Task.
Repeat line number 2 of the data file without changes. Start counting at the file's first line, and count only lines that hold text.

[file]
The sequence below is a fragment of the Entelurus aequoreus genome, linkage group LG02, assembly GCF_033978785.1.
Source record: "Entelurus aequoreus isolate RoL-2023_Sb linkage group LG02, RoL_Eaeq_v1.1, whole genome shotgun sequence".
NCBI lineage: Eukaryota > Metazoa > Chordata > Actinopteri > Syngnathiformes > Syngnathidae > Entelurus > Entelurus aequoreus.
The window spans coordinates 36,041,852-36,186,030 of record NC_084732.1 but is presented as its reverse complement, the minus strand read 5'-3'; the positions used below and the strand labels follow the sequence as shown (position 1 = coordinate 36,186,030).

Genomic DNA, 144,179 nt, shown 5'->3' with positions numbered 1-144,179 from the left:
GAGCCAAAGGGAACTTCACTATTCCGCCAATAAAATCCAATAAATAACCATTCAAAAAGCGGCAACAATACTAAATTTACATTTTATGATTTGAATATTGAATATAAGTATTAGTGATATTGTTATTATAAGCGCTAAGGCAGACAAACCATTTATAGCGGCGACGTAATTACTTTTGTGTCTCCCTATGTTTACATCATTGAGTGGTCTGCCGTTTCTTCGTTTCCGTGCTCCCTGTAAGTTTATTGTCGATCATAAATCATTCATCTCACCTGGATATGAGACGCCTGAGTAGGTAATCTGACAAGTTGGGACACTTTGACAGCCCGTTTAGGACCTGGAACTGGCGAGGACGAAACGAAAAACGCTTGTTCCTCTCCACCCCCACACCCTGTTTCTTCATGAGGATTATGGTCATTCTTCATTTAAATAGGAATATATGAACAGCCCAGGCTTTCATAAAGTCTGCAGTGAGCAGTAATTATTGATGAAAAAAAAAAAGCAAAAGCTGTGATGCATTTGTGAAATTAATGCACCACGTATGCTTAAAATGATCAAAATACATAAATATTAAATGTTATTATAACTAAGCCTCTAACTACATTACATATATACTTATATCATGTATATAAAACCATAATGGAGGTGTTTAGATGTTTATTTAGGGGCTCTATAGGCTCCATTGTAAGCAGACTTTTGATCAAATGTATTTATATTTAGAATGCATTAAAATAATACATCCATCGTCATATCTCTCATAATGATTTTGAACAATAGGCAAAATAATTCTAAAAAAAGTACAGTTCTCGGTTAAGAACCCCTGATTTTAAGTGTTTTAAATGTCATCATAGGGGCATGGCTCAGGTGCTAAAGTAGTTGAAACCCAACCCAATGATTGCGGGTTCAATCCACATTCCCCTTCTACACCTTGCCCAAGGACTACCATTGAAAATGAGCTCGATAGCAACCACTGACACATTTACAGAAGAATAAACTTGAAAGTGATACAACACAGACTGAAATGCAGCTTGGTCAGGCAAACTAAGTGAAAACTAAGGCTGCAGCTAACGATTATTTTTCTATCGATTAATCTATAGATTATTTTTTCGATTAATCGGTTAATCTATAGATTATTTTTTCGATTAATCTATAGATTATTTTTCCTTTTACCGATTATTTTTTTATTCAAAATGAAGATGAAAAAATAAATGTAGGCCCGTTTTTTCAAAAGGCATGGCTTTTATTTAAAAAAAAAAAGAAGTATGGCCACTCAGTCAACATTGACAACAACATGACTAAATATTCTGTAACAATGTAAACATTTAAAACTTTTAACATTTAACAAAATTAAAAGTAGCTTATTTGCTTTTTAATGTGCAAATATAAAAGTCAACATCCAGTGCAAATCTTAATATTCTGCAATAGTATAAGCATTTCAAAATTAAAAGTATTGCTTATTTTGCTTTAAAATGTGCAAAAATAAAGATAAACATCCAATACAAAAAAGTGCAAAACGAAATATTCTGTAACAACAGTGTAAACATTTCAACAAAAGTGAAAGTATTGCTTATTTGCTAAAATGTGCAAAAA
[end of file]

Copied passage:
Source record: "Entelurus aequoreus isolate RoL-2023_Sb linkage group LG02, RoL_Eaeq_v1.1, whole genome shotgun sequence".